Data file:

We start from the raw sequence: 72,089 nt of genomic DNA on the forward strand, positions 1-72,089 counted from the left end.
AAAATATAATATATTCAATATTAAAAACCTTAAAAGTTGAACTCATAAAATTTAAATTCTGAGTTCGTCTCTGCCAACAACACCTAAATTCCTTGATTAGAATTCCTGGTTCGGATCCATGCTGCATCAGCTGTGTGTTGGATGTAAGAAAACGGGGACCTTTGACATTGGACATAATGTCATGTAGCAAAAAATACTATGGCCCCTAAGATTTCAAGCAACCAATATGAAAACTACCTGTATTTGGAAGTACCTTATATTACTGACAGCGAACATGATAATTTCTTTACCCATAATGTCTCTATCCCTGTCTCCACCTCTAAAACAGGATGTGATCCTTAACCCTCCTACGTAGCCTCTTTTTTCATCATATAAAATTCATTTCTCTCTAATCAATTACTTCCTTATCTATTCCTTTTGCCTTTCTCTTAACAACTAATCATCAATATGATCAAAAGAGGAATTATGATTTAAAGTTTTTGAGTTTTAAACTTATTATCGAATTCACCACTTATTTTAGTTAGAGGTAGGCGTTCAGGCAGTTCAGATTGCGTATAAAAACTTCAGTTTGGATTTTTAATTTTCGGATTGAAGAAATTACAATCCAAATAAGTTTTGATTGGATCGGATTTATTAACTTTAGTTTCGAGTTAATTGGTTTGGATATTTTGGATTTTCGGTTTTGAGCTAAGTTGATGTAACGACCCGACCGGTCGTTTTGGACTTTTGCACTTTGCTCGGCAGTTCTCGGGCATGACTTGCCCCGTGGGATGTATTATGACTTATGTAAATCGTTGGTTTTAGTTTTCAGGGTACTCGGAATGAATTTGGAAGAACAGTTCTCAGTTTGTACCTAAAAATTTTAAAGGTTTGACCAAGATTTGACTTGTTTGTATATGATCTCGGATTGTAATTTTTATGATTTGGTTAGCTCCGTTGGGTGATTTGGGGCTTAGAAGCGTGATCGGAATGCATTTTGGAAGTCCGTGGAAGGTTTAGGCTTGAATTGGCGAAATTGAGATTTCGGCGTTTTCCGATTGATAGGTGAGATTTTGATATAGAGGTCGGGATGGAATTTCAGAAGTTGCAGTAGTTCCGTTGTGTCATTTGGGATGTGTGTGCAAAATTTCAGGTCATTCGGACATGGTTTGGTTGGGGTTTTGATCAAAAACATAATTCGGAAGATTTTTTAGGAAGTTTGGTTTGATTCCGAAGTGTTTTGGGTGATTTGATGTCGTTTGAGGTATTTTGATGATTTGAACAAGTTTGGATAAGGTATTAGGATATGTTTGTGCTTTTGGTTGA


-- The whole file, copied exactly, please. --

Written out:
We start from the raw sequence: 72,089 nt of genomic DNA on the forward strand, positions 1-72,089 counted from the left end.
AAAATATAATATATTCAATATTAAAAACCTTAAAAGTTGAACTCATAAAATTTAAATTCTGAGTTCGTCTCTGCCAACAACACCTAAATTCCTTGATTAGAATTCCTGGTTCGGATCCATGCTGCATCAGCTGTGTGTTGGATGTAAGAAAACGGGGACCTTTGACATTGGACATAATGTCATGTAGCAAAAAATACTATGGCCCCTAAGATTTCAAGCAACCAATATGAAAACTACCTGTATTTGGAAGTACCTTATATTACTGACAGCGAACATGATAATTTCTTTACCCATAATGTCTCTATCCCTGTCTCCACCTCTAAAACAGGATGTGATCCTTAACCCTCCTACGTAGCCTCTTTTTTCATCATATAAAATTCATTTCTCTCTAATCAATTACTTCCTTATCTATTCCTTTTGCCTTTCTCTTAACAACTAATCATCAATATGATCAAAAGAGGAATTATGATTTAAAGTTTTTGAGTTTTAAACTTATTATCGAATTCACCACTTATTTTAGTTAGAGGTAGGCGTTCAGGCAGTTCAGATTGCGTATAAAAACTTCAGTTTGGATTTTTAATTTTCGGATTGAAGAAATTACAATCCAAATAAGTTTTGATTGGATCGGATTTATTAACTTTAGTTTCGAGTTAATTGGTTTGGATATTTTGGATTTTCGGTTTTGAGCTAAGTTGATGTAACGACCCGACCGGTCGTTTTGGACTTTTGCACTTTGCTCGGCAGTTCTCGGGCATGACTTGCCCCGTGGGATGTATTATGACTTATGTAAATCGTTGGTTTTAGTTTTCAGGGTACTCGGAATGAATTTGGAAGAACAGTTCTCAGTTTGTACCTAAAAATTTTAAAGGTTTGACCAAGATTTGACTTGTTTGTATATGATCTCGGATTGTAATTTTTATGATTTGGTTAGCTCCGTTGGGTGATTTGGGGCTTAGAAGCGTGATCGGAATGCATTTTGGAAGTCCGTGGAAGGTTTAGGCTTGAATTGGCGAAATTGAGATTTCGGCGTTTTCCGATTGATAGGTGAGATTTTGATATAGAGGTCGGGATGGAATTTCAGAAGTTGCAGTAGTTCCGTTGTGTCATTTGGGATGTGTGTGCAAAATTTCAGGTCATTCGGACATGGTTTGGTTGGGGTTTTGATCAAAAACATAATTCGGAAGATTTTTTAGGAAGTTTGGTTTGATTCCGAAGTGTTTTGGGTGATTTGATGTCGTTTGAGGTATTTTGATGATTTGAACAAGTTTGGATAAGGTATTAGGATATGTTTGTGCTTTTGGTTGA